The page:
The “general tenor” of Maddow’s segment is a report on the Daily Beast article, and Maddow’s tone could be described as surprise and glee at the unexpectedness of the story. She begins by calling the story the “single most like sparkly story” in what had been “a more ridiculous than most day in the news.” She calls the news one among “the giblets the news gods dropped off their plates for us to eat off the floor today.” Maddow reports that OAN shares staff with the Kremlin and discusses the allegedly defamatory Russia connection, then follows this by saying (while laughing), “I mean, what?” She concludes the segment by saying, with a shake of the head, “I mean, this is the kind of news we are supposed to take in stride these days. And we do our best.”
As the court sees it, Maddow’s piece accurately described the contents of the Daily Beast article, interspersed with her colorful interjections. Most of her coverage of OAN’s Sputnik-employed journalist was “opinion and exaggeration.” This includes the single sentence OAN sued over.
The court also points out the word “literally” no longer holds a single meaning, so relying on this word doesn’t move OAN any closer to establishing its defamation claim.
Although Maddow used the word “literally,” this does not necessarily mean the phrase should be taken to be factual. Nowadays, as evidenced by the two conflicting definitions of the word “literally,” use of the word can be hyperbolic.
Even if “literally” were to be taken literally, it still wouldn’t help OAN. The facts relayed by Maddow in her piece are indisputable. By that I mean OAN doesn’t even dispute them. And as for Maddow’s connection of OAN to Russian propaganda efforts, this was supported by her clarification and evidence from an outside source.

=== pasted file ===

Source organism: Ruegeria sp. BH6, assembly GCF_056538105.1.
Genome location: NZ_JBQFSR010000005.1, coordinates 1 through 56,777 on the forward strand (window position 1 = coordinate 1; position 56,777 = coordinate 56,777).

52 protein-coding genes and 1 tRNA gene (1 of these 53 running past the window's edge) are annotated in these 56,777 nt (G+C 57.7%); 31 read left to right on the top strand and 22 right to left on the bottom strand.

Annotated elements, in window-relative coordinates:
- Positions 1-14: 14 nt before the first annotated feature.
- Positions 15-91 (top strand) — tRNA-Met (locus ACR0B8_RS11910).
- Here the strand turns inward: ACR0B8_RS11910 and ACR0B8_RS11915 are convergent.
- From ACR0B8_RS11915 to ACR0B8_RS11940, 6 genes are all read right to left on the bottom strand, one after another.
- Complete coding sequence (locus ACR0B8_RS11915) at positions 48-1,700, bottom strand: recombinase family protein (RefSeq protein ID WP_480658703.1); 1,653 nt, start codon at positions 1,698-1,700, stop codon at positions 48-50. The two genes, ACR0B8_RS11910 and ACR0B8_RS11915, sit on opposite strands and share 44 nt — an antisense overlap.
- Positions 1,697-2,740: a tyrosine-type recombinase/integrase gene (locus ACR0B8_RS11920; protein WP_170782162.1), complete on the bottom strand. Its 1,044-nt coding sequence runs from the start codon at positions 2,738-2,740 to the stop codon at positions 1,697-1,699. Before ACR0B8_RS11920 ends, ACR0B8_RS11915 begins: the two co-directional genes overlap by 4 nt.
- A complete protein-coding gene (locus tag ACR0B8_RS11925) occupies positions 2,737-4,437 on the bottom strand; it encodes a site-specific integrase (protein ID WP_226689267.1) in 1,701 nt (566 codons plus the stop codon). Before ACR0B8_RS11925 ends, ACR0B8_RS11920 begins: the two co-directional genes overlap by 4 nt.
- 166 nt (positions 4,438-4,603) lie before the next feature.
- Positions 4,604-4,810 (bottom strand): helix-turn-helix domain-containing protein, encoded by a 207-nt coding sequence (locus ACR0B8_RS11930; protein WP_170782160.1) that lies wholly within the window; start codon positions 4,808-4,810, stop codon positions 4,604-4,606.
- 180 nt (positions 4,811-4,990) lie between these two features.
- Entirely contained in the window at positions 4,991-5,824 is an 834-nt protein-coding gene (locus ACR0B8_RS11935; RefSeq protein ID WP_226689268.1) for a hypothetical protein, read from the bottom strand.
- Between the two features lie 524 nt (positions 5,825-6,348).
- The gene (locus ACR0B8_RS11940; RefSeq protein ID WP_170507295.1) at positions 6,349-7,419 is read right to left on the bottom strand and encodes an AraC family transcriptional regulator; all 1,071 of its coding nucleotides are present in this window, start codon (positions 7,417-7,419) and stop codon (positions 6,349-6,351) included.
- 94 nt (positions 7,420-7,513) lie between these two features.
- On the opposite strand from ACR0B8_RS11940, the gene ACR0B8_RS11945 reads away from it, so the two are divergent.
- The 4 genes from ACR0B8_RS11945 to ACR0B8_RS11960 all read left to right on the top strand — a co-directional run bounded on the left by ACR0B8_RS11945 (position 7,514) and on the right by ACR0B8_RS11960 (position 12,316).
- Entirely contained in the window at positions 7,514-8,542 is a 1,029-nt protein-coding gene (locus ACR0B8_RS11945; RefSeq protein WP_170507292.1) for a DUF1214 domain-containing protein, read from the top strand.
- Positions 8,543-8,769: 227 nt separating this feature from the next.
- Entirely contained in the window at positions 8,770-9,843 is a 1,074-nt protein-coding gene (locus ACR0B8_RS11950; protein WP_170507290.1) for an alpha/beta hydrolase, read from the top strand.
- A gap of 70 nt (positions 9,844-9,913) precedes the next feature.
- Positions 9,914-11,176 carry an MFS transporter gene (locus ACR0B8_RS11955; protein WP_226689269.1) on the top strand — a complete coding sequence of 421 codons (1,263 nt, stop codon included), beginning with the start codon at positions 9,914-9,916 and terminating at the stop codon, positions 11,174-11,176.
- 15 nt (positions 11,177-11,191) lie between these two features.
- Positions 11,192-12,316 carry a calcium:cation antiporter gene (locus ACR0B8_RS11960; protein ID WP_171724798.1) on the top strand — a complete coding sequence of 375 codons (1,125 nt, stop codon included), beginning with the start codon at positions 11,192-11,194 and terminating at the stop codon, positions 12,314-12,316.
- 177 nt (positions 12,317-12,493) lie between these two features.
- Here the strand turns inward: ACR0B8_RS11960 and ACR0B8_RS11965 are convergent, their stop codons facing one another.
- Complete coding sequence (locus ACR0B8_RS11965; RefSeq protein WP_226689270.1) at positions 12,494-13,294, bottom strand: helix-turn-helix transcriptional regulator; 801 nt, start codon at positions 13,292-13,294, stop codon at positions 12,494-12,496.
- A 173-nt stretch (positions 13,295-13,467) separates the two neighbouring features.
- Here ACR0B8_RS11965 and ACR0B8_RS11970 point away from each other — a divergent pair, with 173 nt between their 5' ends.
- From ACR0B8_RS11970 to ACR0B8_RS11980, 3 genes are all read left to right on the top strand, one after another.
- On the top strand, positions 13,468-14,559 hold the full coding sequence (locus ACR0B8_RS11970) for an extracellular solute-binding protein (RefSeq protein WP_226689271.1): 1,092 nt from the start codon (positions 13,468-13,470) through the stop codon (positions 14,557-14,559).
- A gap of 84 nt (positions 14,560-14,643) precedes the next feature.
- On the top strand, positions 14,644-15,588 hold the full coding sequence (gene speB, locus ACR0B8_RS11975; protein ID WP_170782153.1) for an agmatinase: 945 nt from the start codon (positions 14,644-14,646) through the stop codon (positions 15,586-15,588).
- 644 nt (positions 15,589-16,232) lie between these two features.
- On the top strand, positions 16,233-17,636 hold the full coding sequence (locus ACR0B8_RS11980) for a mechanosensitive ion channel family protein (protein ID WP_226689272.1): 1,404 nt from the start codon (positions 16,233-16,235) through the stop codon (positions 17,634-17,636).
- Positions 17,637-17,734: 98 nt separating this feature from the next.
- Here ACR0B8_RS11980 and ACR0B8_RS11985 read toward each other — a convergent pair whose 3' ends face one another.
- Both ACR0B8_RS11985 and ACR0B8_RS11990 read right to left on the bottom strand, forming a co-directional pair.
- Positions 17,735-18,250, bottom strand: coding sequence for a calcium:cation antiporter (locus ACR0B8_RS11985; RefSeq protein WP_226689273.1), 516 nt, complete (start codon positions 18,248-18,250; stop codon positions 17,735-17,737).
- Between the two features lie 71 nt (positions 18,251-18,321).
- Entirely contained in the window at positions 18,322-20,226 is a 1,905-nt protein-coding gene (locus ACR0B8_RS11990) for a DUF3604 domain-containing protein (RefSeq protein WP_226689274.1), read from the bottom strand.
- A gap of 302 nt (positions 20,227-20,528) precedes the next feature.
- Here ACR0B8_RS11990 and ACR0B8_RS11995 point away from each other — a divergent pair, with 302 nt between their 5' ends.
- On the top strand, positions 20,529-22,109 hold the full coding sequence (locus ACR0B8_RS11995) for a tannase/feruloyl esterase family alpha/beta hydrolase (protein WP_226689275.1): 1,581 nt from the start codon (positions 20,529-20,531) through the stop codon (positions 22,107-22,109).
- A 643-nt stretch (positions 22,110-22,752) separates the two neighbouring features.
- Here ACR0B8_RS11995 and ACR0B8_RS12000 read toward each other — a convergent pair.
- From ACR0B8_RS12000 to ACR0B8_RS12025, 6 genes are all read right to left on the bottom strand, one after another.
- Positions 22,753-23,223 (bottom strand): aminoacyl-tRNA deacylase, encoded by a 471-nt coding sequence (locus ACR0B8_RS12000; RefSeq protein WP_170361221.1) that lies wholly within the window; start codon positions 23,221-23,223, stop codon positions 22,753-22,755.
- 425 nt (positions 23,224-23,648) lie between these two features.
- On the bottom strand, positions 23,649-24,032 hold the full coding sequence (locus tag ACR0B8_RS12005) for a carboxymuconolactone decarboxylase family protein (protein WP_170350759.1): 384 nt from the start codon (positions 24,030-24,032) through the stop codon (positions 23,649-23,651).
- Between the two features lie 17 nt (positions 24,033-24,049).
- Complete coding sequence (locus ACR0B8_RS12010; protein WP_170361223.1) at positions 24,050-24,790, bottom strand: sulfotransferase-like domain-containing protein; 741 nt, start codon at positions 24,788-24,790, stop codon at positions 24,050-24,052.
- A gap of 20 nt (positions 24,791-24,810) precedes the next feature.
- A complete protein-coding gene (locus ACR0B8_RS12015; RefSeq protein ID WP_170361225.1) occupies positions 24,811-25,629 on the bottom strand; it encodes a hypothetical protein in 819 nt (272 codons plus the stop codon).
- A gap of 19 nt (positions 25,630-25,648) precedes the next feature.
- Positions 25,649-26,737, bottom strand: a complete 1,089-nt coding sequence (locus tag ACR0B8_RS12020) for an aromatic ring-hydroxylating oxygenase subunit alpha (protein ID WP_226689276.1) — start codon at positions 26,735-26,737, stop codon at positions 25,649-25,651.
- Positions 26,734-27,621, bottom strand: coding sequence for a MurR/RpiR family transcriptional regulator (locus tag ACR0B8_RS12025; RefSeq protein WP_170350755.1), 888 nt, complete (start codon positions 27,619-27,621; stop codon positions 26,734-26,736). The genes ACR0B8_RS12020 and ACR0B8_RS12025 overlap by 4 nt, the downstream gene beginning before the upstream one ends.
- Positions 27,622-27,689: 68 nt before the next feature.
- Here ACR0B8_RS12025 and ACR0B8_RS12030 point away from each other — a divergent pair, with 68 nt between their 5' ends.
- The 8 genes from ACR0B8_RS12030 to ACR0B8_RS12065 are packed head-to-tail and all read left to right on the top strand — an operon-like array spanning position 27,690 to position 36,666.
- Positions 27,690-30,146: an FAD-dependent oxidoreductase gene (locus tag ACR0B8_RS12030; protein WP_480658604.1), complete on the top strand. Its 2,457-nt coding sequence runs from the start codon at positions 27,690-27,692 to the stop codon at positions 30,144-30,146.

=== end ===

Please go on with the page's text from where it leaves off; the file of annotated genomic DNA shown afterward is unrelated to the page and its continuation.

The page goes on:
There is no dispute that Maddow discussed this article on her segment and accurately presented the article’s information. Indeed, the facts in the title of her segment are not alleged to be defamatory: “Staffer on Trump-favored network is on propaganda Kremlin payroll.” Plaintiff agrees that President Trump has praised OAN, and Rouz, a staffer for OAN, writes articles for Sputnik News which is affiliated with the Russian government. (See Compl. ¶ 24.) Rouz is paid for his work by Sputnik News. (Id. ¶ 26.) Maddow provided these facts in her segment before making the allegedly defamatory statement.
Further, in the sentence immediately following the contested sentence that OAN is “literally paid Russia propaganda,” Maddow said, almost as a clarification, that OAN’s “on-air U.S. politics reporter is paid by the Russian government to produce propaganda for that government.” And, at the time Maddow made the allegedly defamatory statement, the screen was showing the Daily Beast article accompanied by the text: “One of the on-air reporters at the 24-hour network is a Russian national on the payroll of the Kremlin’s official propaganda outlet, Sputnik.” Thus, Maddow immediately qualified the allegedly defamatory statement with a factual clarification and viewers were seeing accurate information regarding OAN on the screen while listening to Maddow.
That ends OAN’s lawsuit. And the court will not give OAN another chance to engage in this dumbassery again.
Because there is no set of facts that could support a claim for defamation based on Maddow’s statement, the complaint is dismissed with prejudice.
With that, OAN is now on the hook for Maddow’s legal fees, thanks to California’s anti-SLAPP law. It’s that simple. And it should be that way everywhere, which would head off the libel tourism we see on display in a handful of states. Giving defendants an early exit keeps them from being bled to death, and plaintiffs, who’ve had to pay their opponents’ legal fees, will be less likely to use the federal court system vindictively to silence critics.